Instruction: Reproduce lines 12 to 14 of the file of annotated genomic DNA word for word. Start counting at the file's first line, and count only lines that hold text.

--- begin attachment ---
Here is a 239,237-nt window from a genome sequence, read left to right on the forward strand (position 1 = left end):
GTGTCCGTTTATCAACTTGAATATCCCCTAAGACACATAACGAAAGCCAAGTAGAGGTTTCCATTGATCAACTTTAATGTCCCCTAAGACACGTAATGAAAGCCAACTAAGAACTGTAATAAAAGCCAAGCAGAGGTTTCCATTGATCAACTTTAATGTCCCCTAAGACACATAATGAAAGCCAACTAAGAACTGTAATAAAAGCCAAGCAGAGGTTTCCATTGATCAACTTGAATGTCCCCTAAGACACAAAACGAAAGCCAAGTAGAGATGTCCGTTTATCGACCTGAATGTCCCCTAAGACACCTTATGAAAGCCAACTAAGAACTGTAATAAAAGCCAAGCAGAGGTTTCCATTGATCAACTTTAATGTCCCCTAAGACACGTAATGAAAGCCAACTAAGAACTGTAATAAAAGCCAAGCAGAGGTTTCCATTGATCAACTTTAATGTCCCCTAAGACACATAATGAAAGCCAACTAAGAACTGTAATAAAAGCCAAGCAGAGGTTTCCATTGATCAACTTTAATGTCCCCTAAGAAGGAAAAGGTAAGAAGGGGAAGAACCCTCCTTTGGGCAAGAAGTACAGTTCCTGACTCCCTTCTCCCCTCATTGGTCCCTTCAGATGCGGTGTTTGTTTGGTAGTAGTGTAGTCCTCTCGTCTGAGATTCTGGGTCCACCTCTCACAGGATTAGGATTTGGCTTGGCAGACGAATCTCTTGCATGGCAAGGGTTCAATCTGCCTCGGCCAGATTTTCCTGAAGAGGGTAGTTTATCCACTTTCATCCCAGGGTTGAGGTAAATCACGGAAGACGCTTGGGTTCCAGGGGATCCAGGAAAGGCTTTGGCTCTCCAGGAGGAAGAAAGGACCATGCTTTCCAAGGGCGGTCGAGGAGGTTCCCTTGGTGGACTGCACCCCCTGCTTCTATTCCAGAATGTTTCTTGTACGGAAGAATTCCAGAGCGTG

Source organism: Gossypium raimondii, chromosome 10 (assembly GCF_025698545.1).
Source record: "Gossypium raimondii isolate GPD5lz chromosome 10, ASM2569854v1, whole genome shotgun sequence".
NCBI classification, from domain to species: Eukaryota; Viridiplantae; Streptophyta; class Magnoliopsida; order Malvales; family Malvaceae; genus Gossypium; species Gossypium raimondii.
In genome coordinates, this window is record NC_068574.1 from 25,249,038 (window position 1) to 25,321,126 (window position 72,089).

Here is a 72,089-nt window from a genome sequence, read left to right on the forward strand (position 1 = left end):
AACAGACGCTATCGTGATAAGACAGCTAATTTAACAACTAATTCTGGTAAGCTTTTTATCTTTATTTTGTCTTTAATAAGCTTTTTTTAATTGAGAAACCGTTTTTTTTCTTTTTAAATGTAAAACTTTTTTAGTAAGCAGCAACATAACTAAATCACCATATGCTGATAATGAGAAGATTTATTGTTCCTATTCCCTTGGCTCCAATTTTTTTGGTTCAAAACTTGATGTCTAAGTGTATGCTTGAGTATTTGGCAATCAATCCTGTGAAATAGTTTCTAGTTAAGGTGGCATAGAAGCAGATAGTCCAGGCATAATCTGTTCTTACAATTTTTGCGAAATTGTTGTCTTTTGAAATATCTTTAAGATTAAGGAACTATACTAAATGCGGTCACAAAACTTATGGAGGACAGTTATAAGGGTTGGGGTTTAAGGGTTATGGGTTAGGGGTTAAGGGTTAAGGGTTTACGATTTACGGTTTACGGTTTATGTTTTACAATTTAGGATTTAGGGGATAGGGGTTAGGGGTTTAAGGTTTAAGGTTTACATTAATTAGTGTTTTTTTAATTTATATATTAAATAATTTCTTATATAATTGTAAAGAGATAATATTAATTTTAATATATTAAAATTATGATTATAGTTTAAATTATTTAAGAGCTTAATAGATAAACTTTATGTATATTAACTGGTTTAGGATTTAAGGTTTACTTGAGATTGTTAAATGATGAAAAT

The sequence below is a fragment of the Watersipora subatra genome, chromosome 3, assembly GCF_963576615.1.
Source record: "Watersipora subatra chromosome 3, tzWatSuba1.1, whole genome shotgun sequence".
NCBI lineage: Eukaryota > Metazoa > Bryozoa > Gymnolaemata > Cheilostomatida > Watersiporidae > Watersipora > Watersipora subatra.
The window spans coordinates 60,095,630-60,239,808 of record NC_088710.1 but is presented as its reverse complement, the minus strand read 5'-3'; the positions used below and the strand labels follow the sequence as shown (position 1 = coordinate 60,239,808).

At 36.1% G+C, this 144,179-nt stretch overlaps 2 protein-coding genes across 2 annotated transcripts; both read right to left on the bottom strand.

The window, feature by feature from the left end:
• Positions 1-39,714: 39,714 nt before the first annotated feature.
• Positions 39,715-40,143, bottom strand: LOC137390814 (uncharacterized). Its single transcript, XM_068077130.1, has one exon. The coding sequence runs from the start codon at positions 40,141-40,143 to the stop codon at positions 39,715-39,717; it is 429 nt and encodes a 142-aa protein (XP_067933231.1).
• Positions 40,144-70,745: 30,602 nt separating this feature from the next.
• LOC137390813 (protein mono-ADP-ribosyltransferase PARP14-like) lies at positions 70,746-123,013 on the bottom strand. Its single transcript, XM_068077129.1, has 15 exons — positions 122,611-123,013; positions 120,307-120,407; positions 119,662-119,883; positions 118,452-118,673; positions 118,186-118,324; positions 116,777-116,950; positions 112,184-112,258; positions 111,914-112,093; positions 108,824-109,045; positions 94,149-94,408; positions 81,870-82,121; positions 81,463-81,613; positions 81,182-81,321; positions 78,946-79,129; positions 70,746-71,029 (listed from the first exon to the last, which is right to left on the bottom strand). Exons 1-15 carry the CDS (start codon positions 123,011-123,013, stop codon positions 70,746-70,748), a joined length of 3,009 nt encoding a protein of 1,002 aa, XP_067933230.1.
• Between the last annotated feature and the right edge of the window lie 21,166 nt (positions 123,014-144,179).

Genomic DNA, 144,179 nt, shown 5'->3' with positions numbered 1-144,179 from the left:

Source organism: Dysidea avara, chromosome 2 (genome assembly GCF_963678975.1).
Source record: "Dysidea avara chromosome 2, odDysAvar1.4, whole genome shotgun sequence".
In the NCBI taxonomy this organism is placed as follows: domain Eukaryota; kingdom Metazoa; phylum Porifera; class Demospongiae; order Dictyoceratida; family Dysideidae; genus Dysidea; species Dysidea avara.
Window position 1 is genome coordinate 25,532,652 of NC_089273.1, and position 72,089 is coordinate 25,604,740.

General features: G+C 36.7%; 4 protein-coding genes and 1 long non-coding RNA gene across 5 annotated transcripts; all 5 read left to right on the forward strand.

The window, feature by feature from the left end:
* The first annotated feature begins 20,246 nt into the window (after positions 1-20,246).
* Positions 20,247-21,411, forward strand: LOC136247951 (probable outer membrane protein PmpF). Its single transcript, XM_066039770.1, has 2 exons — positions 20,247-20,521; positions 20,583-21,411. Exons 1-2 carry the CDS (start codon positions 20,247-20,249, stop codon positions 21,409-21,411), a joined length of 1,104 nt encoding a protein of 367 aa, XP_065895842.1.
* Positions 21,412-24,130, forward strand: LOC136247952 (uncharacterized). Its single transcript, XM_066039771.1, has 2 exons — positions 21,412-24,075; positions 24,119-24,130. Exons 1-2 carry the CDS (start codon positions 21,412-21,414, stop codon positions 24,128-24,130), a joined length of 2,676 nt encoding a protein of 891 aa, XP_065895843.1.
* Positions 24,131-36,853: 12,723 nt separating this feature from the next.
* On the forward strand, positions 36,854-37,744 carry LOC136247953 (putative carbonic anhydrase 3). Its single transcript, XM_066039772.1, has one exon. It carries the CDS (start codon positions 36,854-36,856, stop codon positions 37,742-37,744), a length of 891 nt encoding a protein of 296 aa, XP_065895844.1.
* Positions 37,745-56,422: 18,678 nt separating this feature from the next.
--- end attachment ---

The window spans coordinates 60,095,630-60,239,808 of record NC_088710.1 but is presented as its reverse complement, the minus strand read 5'-3'; the positions used below and the strand labels follow the sequence as shown (position 1 = coordinate 60,239,808).

At 36.1% G+C, this 144,179-nt stretch overlaps 2 protein-coding genes across 2 annotated transcripts; both read right to left on the bottom strand.

The window, feature by feature from the left end: